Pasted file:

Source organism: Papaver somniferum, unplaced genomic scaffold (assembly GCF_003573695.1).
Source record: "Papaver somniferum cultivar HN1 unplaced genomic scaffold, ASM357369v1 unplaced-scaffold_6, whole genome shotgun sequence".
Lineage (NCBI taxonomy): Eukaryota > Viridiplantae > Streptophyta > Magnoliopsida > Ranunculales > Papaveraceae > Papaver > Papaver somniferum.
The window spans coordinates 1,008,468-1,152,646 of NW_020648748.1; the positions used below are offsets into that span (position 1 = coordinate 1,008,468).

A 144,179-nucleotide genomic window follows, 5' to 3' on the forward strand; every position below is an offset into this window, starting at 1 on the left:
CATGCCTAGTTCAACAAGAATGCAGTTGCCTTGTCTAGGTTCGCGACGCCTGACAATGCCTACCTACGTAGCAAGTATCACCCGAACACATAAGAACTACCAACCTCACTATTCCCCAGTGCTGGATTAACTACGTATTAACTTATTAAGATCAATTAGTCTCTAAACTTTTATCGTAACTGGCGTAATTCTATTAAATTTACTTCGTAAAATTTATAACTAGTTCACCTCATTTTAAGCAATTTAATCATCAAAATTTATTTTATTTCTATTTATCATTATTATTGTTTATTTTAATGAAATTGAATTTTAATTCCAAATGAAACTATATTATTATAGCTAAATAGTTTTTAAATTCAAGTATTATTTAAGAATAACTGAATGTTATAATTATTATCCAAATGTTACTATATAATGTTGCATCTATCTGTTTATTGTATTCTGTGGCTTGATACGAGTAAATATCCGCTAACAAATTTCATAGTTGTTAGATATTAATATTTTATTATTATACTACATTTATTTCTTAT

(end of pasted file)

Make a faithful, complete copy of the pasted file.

Source organism: Papaver somniferum, unplaced genomic scaffold (assembly GCF_003573695.1).
Source record: "Papaver somniferum cultivar HN1 unplaced genomic scaffold, ASM357369v1 unplaced-scaffold_6, whole genome shotgun sequence".
Lineage (NCBI taxonomy): Eukaryota > Viridiplantae > Streptophyta > Magnoliopsida > Ranunculales > Papaveraceae > Papaver > Papaver somniferum.
The window spans coordinates 1,008,468-1,152,646 of NW_020648748.1; the positions used below are offsets into that span (position 1 = coordinate 1,008,468).

A 144,179-nucleotide genomic window follows, 5' to 3' on the forward strand; every position below is an offset into this window, starting at 1 on the left:
CATGCCTAGTTCAACAAGAATGCAGTTGCCTTGTCTAGGTTCGCGACGCCTGACAATGCCTACCTACGTAGCAAGTATCACCCGAACACATAAGAACTACCAACCTCACTATTCCCCAGTGCTGGATTAACTACGTATTAACTTATTAAGATCAATTAGTCTCTAAACTTTTATCGTAACTGGCGTAATTCTATTAAATTTACTTCGTAAAATTTATAACTAGTTCACCTCATTTTAAGCAATTTAATCATCAAAATTTATTTTATTTCTATTTATCATTATTATTGTTTATTTTAATGAAATTGAATTTTAATTCCAAATGAAACTATATTATTATAGCTAAATAGTTTTTAAATTCAAGTATTATTTAAGAATAACTGAATGTTATAATTATTATCCAAATGTTACTATATAATGTTGCATCTATCTGTTTATTGTATTCTGTGGCTTGATACGAGTAAATATCCGCTAACAAATTTCATAGTTGTTAGATATTAATATTTTATTATTATACTACATTTATTTCTTAT